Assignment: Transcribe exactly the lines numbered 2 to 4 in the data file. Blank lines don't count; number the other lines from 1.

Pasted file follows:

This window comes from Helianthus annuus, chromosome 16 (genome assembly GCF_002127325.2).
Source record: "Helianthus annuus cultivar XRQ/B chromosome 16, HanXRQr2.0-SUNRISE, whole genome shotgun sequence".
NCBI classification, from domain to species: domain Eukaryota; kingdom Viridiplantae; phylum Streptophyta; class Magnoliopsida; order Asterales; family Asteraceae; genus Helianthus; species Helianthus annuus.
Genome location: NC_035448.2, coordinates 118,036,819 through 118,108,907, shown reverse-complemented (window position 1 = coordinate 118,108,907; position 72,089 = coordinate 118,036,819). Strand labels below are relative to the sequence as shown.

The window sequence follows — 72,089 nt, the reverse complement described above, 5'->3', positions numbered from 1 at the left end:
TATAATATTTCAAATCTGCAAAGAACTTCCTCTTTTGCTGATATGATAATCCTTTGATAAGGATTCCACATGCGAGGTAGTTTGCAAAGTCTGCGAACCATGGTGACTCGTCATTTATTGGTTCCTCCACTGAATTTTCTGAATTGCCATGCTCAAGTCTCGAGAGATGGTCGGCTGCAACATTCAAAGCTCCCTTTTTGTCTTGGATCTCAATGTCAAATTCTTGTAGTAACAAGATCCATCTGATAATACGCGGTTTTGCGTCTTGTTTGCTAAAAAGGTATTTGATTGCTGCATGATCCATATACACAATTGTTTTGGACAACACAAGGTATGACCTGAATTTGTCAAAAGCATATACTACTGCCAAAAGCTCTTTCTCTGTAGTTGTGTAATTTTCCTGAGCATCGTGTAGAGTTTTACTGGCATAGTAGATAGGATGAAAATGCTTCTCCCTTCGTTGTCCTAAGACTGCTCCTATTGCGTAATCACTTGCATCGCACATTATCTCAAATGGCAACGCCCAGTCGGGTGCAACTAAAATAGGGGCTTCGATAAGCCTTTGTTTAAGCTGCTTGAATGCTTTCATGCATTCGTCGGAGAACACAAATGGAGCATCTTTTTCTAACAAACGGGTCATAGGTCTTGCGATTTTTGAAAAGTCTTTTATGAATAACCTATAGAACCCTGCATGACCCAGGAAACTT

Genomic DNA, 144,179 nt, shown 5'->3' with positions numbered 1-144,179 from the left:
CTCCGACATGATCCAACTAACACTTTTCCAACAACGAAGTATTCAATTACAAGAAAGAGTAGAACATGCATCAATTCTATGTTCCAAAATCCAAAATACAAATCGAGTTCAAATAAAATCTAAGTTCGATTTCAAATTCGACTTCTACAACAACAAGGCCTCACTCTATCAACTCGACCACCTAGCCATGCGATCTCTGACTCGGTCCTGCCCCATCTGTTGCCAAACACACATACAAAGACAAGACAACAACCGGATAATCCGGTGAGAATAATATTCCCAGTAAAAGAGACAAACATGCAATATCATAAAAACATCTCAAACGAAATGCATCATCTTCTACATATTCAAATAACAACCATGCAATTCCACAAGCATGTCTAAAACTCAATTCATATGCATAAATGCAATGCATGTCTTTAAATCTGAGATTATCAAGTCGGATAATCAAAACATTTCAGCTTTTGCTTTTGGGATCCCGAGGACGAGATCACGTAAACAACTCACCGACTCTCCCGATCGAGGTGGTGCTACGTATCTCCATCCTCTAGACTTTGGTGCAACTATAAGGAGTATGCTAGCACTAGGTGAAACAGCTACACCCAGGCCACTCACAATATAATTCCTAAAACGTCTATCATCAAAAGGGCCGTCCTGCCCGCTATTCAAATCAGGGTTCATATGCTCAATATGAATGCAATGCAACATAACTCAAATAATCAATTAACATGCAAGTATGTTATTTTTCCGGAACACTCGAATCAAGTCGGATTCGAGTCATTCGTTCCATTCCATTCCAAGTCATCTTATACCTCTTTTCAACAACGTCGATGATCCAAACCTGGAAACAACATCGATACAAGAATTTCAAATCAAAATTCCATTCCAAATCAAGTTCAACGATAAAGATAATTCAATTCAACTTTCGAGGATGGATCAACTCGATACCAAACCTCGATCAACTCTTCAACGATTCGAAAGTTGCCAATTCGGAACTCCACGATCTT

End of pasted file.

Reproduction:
Source record: "Helianthus annuus cultivar XRQ/B chromosome 16, HanXRQr2.0-SUNRISE, whole genome shotgun sequence".
NCBI classification, from domain to species: domain Eukaryota; kingdom Viridiplantae; phylum Streptophyta; class Magnoliopsida; order Asterales; family Asteraceae; genus Helianthus; species Helianthus annuus.
Genome location: NC_035448.2, coordinates 118,036,819 through 118,108,907, shown reverse-complemented (window position 1 = coordinate 118,108,907; position 72,089 = coordinate 118,036,819). Strand labels below are relative to the sequence as shown.